The young girl in the photo is Emily Teichman Foster on her father’s farm near Indian Lake.

Archived Story

German POWs kept farms going

Published 10:39pm Wednesday, May 2, 2012

Half a million German prisoners of war (POWs) helped short-handed farmers, including those in southwest Michigan, meet labor demands during World War II.
A capacity crowd Wednesday evening moved retired Western Michigan University professor Howard Poole’s Spring Lecture Series-ending talk from the Museum at Southwestern Michigan College into a larger space in adjacent Dale A. Lyons Building.
Berrien County’s first detachment arrived Oct. 2, 1943, when 374 men arrived in  Benton Harbor by train and made the Naval Reserve Armory their home.
Banks arranged POW labor, including loans if farms needed them. Some showed up at Van Buren Fairgrounds in Hartford, then returned to Battle Creek after harvest in the fall. A band played to bid them farewell.
A Decatur grower, Harry Becker, not only relied on German POWs, he went to Arkansas and brought 80 Japanese to help with celery and tomato crops.
Coloma accommodated 582 prisoners in 1945. They were also placed in Allegan, Sodus and Mattawan.
In 1944, POWs powered Dowd Farms, Hilltop Orchards, the William Zech Farm, Burnette Farms in Keeler, the William Prillwitz Farm in Eau Claire, Bronte Vineyards in Keeler, Klett Farms and the Becker and Schuur farms in Decatur. The Decatur Republican wrote about prisoners working for Harry Becker and George and Jerry Schuur. The young laborers were said to be good workers who didn’t speak a lot of English — but understood more than they said.
Frantz Jamascek, 29, escaped from the Prillwitz Farm, turned himself in at Hartford, asked a guard to shoot him and eventually threw himself in front of a train.
It was also reported that Walter Goebbels, captured in Italy and sent to Hartford to dig ditches, was the nephew of Dr. Joseph Goebbels, Nazi propagandist.
Harvey Ross said he first heard about the prisoner population through his wife, Janet, the retired Dowagiac school nurse, who had been an exchange student in Germany. While visiting her host sister, a burly man surprised them by saying, “I know where that is” because he had been shot down in North Africa and incarcerated here.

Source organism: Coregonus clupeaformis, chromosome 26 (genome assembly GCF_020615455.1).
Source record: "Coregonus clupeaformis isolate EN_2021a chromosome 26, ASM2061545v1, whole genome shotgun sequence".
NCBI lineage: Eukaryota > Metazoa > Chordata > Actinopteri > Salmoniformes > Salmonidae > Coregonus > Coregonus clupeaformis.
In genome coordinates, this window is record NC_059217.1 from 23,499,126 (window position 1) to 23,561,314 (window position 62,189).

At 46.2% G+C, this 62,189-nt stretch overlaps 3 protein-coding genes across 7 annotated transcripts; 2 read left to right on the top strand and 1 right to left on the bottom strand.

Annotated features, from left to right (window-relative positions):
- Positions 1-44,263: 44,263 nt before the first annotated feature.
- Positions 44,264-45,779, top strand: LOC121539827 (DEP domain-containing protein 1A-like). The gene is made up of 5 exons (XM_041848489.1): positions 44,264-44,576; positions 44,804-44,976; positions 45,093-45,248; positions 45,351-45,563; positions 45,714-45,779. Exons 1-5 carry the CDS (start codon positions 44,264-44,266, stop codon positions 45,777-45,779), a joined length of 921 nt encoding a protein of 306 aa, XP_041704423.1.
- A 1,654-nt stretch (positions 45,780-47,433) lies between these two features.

Despite anti-fraternization rules, audience members reported POWs going to dances in Benton Harbor and hitchhiking to Battle Creek, where the largest area camp was located at Fort Custer until 1945.
Fort Custer functioned as a military police replacement training center.
Temporary tents were replaced by wood-framed barracks.
Camps originally were concentrated in the South because warm weather meant not having to heat housing, but eventually every state but North Dakota, Nevada and Vermont had POW camps.
Farmers faced the dilemma of the government setting higher food production standards, which they couldn’t meet with many employees away at war. Gasoline and tire rationing made travel tough for laborers who typically came long distances.
Desperate, they appealed to the government. The Army, tasked with placing prisoners arriving by the thousands on returning troop ships, responded.
Teichman’s Tree-Mendus Fruit between Eau Claire and Indian Lake, home of the international cherry pit spit, was known as Skyline Orchards. An American soldier guarded details of 10 prisoners. The Army furnished bologna and hard bread for lunch, but Herb Teichman’s mom, convinced a well-fed workforce would be more productive, supplemented meals with soup, spaghetti and chili.
Prisoners earned 50 cents for a nine-hour day.
A woman who worked at one of the farms said they made 25 cents an hour for a 59-hour workweek.
Another man said POWs received scripts worth about 10 cents for each hour worked and used them to purchase items in the commissary. Relying on POWs in fields and packing worked so well it continued another two years. A man who was a teen on a vegetable farm outside Plainwell remembers the Germans as “nice guys who loved it here.”
Those unsuited for farm work found niches repairing tractors, trucks and even weapons, as well as mending uniforms.
Drawing on the book, “We Were Each Other’s Prisoners,” by WMU colleague Lewis Carlson, Poole plotted the circuitous path of one German POW, Karl Hackworth from Berlin, where his unit of 6,000 assembled in the Olympic Stadium; sent to defend Italy at Anzio Beach; surrendered near Mussolini Canal in East Italy near the Adriatic Sea; the train from Norfolk, Va., to Fort Custer, where volume and richness of food sickened some; transfer to Romulus Air Force Base outside Detroit, where he met his future American wife, Stella; two years imprisoned in Britain; then his return to a 33-year career with the Ypsilanti state mental hospital.

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